Years ago, when I interviewed agribusiness billionaire J.R. Simplot, I found him in a foul mood because the Dominican Republic had just nationalized “my gold mine” not long after it became profitable. He would be reimbursed only pennies on the dollar, he said.
On a blustery February day in 1981, a two-sentence story moved on the Texas AP wire reporting the death of Bill Haley. It read something like:
HARLINGEN, Texas (AP) — Former Rock ‘n Roll star Bill Haley, 55, was found dead today. Police say they are investigating, but don’t suspect foul play.
I was the AP’s assistant chief of bureau and state news editor at the time, and I remember seeing the story and calling our correspondent in Harlingen. “We need more of a story than this! Maybe he’s not Elvis, but Bill Haley was a big-time star!”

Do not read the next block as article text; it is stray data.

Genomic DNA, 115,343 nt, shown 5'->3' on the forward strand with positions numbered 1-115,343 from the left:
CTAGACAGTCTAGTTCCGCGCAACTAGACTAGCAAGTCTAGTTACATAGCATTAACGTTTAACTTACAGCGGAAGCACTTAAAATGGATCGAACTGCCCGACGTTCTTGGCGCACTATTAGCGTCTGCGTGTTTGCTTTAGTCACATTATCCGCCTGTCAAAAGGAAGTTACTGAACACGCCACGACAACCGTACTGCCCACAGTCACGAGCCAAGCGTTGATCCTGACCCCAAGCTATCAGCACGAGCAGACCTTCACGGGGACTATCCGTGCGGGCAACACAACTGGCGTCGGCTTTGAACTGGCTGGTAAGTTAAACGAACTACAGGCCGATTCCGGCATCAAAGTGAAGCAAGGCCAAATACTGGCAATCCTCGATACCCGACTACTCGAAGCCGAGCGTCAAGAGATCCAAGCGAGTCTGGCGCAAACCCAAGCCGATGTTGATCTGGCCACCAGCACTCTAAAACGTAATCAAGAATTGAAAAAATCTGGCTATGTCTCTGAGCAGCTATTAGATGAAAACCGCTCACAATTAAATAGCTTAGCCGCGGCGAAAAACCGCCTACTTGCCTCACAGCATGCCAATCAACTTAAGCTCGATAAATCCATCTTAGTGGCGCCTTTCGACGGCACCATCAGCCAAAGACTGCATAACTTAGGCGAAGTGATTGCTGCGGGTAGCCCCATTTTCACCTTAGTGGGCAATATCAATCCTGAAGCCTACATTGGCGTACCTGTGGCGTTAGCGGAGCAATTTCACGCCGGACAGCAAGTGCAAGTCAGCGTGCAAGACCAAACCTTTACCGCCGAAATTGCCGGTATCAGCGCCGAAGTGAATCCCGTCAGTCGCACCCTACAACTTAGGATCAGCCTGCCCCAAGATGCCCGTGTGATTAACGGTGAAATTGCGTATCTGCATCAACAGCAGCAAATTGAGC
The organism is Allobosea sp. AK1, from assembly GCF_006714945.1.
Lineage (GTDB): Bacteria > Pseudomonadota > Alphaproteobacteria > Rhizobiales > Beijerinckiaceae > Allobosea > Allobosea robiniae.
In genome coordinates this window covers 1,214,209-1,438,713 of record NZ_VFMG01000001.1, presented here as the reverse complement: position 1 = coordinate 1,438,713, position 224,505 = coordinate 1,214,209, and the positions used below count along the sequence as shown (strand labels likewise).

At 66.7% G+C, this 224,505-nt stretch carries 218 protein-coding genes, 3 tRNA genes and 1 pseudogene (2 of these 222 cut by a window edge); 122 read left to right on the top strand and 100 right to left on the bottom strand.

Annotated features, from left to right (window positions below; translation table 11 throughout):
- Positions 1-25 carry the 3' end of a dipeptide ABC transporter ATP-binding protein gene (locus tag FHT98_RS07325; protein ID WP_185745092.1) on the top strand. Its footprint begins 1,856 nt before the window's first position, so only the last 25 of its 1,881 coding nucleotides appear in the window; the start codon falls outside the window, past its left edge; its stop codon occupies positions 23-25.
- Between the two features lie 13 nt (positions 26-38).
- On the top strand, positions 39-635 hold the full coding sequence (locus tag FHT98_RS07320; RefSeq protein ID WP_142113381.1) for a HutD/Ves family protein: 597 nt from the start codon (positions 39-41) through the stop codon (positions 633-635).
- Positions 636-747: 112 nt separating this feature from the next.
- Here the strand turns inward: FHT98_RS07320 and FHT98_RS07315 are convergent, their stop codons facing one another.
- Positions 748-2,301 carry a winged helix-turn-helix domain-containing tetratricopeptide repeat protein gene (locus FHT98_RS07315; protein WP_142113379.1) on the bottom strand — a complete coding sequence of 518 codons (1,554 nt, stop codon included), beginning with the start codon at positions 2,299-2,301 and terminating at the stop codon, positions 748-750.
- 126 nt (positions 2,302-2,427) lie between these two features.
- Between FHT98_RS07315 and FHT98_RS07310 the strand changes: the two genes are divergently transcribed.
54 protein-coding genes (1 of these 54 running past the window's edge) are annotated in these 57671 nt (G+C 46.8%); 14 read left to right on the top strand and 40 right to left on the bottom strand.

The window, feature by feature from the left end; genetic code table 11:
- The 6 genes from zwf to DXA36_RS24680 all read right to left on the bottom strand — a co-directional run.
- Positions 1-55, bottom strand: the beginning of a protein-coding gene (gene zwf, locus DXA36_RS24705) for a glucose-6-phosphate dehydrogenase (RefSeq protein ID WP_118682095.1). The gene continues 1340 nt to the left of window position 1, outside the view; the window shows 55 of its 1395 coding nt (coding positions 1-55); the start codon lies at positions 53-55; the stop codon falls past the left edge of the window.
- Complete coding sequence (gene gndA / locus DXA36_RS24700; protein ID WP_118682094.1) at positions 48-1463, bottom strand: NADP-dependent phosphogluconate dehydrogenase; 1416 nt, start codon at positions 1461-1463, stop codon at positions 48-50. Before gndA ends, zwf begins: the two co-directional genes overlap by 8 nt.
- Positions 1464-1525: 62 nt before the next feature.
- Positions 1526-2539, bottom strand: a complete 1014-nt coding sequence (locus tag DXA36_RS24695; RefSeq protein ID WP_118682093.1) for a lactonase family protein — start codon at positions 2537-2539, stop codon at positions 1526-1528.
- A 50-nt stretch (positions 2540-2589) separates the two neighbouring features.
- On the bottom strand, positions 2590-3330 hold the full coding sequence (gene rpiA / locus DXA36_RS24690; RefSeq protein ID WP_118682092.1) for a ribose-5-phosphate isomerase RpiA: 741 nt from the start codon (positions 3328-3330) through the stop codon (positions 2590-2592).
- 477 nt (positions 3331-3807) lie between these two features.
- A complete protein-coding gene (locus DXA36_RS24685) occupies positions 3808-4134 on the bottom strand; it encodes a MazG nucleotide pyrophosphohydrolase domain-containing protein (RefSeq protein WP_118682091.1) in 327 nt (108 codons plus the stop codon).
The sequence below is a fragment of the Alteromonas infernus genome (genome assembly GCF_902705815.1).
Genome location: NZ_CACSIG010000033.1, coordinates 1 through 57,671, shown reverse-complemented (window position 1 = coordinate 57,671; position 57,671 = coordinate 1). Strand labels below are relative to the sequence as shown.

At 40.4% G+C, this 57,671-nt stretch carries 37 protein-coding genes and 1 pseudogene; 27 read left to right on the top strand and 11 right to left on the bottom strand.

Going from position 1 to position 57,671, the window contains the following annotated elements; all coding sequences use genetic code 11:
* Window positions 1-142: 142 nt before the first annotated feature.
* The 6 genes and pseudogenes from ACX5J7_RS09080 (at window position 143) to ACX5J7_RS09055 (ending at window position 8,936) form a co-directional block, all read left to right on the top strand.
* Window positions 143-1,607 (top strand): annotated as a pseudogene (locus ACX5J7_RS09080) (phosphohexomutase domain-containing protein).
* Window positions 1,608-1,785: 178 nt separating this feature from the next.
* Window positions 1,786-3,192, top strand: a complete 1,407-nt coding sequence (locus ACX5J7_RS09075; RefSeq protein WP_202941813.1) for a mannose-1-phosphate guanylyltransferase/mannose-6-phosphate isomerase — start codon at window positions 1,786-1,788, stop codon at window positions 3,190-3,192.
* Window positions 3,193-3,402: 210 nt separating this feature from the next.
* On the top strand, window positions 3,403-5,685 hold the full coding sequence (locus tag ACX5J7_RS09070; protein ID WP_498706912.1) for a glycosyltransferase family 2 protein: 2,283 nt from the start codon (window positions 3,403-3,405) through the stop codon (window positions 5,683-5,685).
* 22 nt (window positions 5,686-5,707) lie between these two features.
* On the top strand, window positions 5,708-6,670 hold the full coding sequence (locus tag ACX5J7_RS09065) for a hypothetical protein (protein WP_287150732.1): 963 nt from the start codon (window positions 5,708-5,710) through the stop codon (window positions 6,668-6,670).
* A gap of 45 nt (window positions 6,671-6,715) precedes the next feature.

In July, The Wall Street Journal’s Facebook page was hacked with a false report: “#Breaking: U.S. Air Force One crash feared as air traffic control loses contact with pilot over Russian air space.”
Several minutes later, a second false report was hacked onto the Journal’s Facebook page: “#Breaking: Vice President Biden to address nation in 15 minutes.”
Thirty-two reporters and photographers have died in the line of duty while working for my former employer, The Associated Press. The first was Mark Kellogg ,who died while covering Lt. Col. George Custer at the Battle of Little Bigfork on June 25, 1876. The most recent was photographer Anja Niedringhaus, who was shot to death April 4, 2014, by an Afghan policeman, who also shot and wounded AP correspondent Kathy Gannon.
Looking around the grand ballroom at the recent Mega Conference in Las Vegas, I didn’t see a newspaper executive reading a printed newspaper. Not one. Most, instead, had their eyes focused on cell phones, tablets or laptops.